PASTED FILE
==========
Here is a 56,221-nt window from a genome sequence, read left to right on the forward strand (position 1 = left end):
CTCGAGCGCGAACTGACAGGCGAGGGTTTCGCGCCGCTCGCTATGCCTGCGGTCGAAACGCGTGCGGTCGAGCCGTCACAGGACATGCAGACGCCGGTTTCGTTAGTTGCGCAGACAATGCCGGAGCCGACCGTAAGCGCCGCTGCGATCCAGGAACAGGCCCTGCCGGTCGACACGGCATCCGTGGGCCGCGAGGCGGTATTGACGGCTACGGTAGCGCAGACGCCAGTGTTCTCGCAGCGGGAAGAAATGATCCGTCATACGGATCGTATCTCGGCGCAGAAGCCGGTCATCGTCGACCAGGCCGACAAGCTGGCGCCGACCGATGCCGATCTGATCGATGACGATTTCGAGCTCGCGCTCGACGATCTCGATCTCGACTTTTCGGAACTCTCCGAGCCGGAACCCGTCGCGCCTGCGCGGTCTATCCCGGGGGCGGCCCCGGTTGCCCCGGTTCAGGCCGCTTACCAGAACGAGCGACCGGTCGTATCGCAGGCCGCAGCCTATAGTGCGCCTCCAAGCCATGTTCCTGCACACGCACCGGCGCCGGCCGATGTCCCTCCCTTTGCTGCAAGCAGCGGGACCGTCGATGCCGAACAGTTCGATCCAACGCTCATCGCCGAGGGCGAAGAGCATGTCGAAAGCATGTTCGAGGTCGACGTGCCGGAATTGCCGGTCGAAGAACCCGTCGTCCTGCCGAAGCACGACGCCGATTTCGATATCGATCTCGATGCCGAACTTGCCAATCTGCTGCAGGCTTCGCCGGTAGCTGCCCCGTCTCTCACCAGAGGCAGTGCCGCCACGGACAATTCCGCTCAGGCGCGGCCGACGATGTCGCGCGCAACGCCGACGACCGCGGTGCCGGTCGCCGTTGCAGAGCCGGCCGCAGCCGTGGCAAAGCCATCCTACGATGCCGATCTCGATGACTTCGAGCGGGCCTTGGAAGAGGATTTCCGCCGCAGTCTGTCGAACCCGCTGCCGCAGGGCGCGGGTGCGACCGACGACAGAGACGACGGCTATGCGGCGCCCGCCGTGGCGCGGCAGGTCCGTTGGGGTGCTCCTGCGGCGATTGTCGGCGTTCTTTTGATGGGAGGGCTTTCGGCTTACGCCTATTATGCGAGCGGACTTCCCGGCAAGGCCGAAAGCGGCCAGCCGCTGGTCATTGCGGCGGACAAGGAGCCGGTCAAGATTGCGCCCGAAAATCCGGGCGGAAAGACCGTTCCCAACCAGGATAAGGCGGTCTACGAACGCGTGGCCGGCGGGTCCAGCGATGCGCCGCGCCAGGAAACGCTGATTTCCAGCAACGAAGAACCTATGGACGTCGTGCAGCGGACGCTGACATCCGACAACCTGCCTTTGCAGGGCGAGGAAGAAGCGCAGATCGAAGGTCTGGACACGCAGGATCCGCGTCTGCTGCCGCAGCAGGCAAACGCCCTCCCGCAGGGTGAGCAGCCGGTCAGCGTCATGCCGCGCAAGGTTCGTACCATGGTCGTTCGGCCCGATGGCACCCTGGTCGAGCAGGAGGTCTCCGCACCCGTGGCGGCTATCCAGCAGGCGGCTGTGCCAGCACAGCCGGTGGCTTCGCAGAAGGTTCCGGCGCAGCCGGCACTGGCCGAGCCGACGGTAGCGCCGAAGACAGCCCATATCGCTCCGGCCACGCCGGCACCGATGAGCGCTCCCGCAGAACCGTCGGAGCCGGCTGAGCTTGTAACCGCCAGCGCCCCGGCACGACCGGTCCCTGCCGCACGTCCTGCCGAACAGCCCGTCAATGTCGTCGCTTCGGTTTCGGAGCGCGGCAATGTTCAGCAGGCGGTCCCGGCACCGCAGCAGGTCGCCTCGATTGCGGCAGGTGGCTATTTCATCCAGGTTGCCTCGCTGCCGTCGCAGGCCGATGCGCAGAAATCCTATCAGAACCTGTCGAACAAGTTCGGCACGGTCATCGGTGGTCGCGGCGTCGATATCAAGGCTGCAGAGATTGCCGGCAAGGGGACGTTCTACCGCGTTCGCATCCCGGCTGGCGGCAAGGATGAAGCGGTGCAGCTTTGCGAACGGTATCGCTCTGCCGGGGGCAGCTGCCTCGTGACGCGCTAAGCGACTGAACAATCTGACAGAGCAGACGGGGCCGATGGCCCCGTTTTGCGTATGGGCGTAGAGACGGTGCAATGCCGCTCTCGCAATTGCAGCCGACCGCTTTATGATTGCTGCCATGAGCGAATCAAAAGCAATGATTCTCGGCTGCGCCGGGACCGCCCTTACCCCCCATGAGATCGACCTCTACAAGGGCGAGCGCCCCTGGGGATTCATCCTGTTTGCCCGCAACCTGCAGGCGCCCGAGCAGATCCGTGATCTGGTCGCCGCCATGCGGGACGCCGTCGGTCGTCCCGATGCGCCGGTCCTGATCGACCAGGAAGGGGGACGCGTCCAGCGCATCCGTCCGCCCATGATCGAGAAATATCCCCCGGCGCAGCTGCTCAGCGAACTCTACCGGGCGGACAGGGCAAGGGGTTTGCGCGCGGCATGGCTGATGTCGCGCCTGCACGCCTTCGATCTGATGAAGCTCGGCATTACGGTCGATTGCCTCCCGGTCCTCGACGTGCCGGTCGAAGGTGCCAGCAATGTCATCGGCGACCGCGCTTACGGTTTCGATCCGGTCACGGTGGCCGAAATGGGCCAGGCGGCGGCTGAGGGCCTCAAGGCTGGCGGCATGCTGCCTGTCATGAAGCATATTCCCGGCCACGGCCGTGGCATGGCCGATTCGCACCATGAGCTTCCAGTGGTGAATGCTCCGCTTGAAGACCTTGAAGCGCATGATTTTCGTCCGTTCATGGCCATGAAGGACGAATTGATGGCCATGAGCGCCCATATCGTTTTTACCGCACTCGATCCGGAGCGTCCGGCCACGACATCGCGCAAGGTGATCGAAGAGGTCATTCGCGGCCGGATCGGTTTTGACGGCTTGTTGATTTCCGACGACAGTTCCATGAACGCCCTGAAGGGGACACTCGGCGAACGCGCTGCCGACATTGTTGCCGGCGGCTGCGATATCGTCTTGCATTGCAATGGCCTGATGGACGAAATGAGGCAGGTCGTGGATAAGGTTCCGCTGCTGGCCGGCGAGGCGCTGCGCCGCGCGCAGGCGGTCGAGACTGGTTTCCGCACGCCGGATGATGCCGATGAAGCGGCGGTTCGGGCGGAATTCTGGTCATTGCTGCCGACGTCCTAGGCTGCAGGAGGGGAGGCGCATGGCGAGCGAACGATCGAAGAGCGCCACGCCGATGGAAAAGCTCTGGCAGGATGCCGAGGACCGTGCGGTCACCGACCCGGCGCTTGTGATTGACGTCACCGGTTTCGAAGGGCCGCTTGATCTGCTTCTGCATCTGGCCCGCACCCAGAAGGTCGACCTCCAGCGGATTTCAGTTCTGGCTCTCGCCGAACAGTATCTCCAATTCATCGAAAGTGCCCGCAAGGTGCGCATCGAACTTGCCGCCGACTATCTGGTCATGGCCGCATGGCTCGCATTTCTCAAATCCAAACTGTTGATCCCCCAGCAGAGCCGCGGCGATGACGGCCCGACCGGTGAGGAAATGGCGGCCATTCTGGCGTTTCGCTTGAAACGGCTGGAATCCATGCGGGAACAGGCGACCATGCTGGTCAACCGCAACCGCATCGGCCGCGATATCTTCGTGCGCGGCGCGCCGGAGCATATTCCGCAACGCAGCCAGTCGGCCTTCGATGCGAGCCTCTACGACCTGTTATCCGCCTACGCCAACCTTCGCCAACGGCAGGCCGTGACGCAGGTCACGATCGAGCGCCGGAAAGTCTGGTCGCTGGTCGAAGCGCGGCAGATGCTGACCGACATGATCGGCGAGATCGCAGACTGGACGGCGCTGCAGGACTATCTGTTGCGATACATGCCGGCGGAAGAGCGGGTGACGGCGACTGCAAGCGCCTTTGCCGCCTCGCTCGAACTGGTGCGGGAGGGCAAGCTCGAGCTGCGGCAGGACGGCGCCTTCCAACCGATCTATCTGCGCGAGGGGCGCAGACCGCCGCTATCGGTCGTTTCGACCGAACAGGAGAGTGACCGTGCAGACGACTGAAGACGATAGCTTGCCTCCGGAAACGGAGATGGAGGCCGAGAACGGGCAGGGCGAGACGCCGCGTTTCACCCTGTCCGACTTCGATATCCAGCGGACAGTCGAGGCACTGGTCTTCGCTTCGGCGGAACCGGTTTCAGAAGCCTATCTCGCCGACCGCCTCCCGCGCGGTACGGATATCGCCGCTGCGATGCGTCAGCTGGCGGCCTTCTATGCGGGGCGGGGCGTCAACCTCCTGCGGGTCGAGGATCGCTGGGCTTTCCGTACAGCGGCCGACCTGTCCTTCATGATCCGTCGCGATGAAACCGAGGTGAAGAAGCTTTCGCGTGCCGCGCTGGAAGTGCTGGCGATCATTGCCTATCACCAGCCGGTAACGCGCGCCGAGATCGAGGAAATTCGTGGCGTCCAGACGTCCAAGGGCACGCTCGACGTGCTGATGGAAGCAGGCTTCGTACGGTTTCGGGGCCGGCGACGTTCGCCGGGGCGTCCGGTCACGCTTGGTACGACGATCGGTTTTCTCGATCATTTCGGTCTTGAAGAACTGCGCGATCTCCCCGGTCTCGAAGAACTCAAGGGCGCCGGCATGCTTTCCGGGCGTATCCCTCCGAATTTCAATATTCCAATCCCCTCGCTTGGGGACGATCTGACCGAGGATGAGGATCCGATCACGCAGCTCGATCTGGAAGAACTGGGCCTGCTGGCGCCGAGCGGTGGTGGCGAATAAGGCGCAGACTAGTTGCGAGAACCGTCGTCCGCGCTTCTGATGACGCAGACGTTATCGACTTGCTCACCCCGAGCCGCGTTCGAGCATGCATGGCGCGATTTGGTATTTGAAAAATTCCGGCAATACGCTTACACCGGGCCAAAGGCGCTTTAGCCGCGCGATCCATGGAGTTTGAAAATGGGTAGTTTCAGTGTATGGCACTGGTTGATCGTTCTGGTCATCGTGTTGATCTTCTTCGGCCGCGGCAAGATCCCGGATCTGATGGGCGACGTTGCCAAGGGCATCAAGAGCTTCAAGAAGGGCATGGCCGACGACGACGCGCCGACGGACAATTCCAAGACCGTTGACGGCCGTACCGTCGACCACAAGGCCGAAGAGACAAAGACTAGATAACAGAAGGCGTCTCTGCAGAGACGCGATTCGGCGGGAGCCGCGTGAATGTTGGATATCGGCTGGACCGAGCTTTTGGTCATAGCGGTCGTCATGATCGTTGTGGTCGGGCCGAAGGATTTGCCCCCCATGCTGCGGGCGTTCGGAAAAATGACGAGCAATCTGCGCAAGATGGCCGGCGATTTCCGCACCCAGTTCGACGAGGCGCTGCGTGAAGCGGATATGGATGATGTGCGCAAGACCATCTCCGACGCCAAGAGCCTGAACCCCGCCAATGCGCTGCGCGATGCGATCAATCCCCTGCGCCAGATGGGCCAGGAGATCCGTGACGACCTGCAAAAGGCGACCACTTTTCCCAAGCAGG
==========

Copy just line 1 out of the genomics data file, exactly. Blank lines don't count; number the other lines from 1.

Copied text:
Here is a 56,221-nt window from a genome sequence, read left to right on the forward strand (position 1 = left end):